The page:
I read a blog post last week that discussed the isolation associated with the craft of writing. (I can’t remember which blog it was now. If you do, please forward the URL.) The supposition was most writers are introverts at some level. Sitting alone to write page after page isn’t the sort of activity that, supposedly, would appeal to an extrovert on a daily basis.
I’m an introvert myself, so I can understand this line of reasoning. Even family gatherings can be a little too much for me. Two hours of participation at those events is all I can comfortably handle. After that, all I want to do is collect whatever I brought to the festivities and vamoose. I’m more gratified by spending time reading a good novel or writing.
I’ve had family members try to pull me out of what they call my shell. Apparently they think I live in a vacuum of some sort because I’m not out there whooping it up somewhere. I get the distinct impression some of them think I suffer from a mental affliction that I need help with in some way, all because I gravitate towards physical solitude. They ask why I’m not interesting in what is going on outside of what they think is my personal sphere.
If they only knew. If they could merely comprehend what’s needed to be competent as a writer. If they just understood the difference between physical and mental engaging.
I find such pleasure in the written communications I have with different people while delving into the research and constant education needed for this craft. My time with the outside environment as I contemplate and wrestle with ideas in the realm of writing are filled with the fascinations I see, hear, and feel in the nature around me. The mannerisms and conversations I come across are marvelous. I watch and listen, hopefully with intensity, to gather schemes for stories and learn more about how dialogue and idiosyncrasies are formed.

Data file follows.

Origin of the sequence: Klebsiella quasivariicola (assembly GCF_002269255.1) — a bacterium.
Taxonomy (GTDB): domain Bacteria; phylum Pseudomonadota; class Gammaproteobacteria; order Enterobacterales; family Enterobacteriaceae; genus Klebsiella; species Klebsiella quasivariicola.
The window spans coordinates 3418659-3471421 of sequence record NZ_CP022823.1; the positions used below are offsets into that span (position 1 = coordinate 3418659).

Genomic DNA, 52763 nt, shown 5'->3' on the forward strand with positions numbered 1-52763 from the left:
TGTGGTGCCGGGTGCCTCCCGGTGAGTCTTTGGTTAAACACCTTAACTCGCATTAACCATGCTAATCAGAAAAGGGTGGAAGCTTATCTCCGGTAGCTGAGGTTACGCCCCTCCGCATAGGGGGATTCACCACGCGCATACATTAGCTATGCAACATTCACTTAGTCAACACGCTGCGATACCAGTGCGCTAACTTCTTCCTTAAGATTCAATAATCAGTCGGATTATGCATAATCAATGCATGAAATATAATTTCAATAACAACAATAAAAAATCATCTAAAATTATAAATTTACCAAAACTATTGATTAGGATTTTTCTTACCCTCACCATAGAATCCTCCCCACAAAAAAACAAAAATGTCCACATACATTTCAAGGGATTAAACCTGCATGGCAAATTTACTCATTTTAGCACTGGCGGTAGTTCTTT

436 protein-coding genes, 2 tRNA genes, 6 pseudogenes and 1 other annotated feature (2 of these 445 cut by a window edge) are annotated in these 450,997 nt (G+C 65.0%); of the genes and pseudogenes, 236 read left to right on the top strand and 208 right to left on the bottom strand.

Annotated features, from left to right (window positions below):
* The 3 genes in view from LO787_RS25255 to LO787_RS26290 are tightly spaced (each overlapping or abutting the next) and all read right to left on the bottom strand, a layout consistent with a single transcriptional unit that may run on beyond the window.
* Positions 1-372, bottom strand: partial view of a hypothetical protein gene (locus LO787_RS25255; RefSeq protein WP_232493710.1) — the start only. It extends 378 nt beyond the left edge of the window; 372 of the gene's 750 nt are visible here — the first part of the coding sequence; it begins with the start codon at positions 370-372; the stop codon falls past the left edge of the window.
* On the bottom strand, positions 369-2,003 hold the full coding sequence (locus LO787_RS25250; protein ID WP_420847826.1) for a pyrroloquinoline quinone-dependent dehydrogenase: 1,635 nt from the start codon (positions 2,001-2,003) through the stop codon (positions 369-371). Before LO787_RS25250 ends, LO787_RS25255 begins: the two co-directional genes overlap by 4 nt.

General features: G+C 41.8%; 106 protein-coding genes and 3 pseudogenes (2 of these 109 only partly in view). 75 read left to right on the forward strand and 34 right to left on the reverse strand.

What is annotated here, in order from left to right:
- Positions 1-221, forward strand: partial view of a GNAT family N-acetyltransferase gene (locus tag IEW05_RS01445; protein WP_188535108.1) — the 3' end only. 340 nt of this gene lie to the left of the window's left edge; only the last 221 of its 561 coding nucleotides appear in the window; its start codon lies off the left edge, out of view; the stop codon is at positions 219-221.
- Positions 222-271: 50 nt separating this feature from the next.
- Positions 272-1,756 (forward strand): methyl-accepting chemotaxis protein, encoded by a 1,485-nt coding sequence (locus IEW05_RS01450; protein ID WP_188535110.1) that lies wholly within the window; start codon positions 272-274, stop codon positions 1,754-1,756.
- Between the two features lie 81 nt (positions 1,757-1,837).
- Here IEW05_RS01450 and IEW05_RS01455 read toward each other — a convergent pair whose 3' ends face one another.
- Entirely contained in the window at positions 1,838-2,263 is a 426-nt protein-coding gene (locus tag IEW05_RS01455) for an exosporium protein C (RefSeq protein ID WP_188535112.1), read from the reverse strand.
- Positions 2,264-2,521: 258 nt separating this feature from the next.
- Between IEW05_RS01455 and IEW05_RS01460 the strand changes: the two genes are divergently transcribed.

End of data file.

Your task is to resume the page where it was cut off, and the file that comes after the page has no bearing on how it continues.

True, I may be missing out on events due to how much time I spend writing and in the pursuits associated with this endeavor. However, the people who are avid spectators at sporting events (for example) are lacking the enjoyment of expression through written words. Each to their own, as they say.
I don’t think lonely is the right term to explain the environment of the writer. I think maybe solitude better defines the space needed to be an effective wordsmith. Moreover, even though this craft is at its best with solitude, if only within the mind of the scriber, that person may also be reveling in activities that include many other people too. Many writers have a “day job” in addition to their passion of writing. (It’s in quotes because some of those jobs are second or third shift.) This other job may be for monetary purposes, but may also serve as an outlet to be sociable. Writers, including the ones who are introverts, do need a little human contact. This, however, doesn’t mean we’re lonely.
I guess I could be considered one of the scribes who lives a life more in reclusion. Sure, some of the reasons are out of my control, but I love the quiet and am so glad to get back to it after being in the commotion I step into when I walk out my door, whether to do errands or to participate in gatherings.
Do you think writing is a lonely profession?
Life can’t ever really defeat a writer who is in love with writing, for life itself is a writer’s lover until death — fascinating, cruel, lavish, warm, cold, treacherous, constant. ~Edna Ferber, A Kind of Magic, 1963